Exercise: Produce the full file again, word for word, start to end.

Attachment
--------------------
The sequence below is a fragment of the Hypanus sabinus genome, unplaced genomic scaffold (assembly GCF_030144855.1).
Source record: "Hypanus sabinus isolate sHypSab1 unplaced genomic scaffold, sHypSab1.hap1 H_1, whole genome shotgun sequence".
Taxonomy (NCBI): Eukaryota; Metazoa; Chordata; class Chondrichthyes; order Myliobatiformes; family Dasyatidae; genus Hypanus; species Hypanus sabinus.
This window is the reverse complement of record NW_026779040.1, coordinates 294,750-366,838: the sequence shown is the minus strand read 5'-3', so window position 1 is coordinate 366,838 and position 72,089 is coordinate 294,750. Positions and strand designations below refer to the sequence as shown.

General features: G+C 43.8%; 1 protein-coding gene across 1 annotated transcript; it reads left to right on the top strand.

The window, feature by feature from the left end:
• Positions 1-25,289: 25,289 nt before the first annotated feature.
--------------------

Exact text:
The sequence below is a fragment of the Hypanus sabinus genome, unplaced genomic scaffold (assembly GCF_030144855.1).
Source record: "Hypanus sabinus isolate sHypSab1 unplaced genomic scaffold, sHypSab1.hap1 H_1, whole genome shotgun sequence".
Taxonomy (NCBI): Eukaryota; Metazoa; Chordata; class Chondrichthyes; order Myliobatiformes; family Dasyatidae; genus Hypanus; species Hypanus sabinus.
This window is the reverse complement of record NW_026779040.1, coordinates 294,750-366,838: the sequence shown is the minus strand read 5'-3', so window position 1 is coordinate 366,838 and position 72,089 is coordinate 294,750. Positions and strand designations below refer to the sequence as shown.

General features: G+C 43.8%; 1 protein-coding gene across 1 annotated transcript; it reads left to right on the top strand.

The window, feature by feature from the left end:
• Positions 1-25,289: 25,289 nt before the first annotated feature.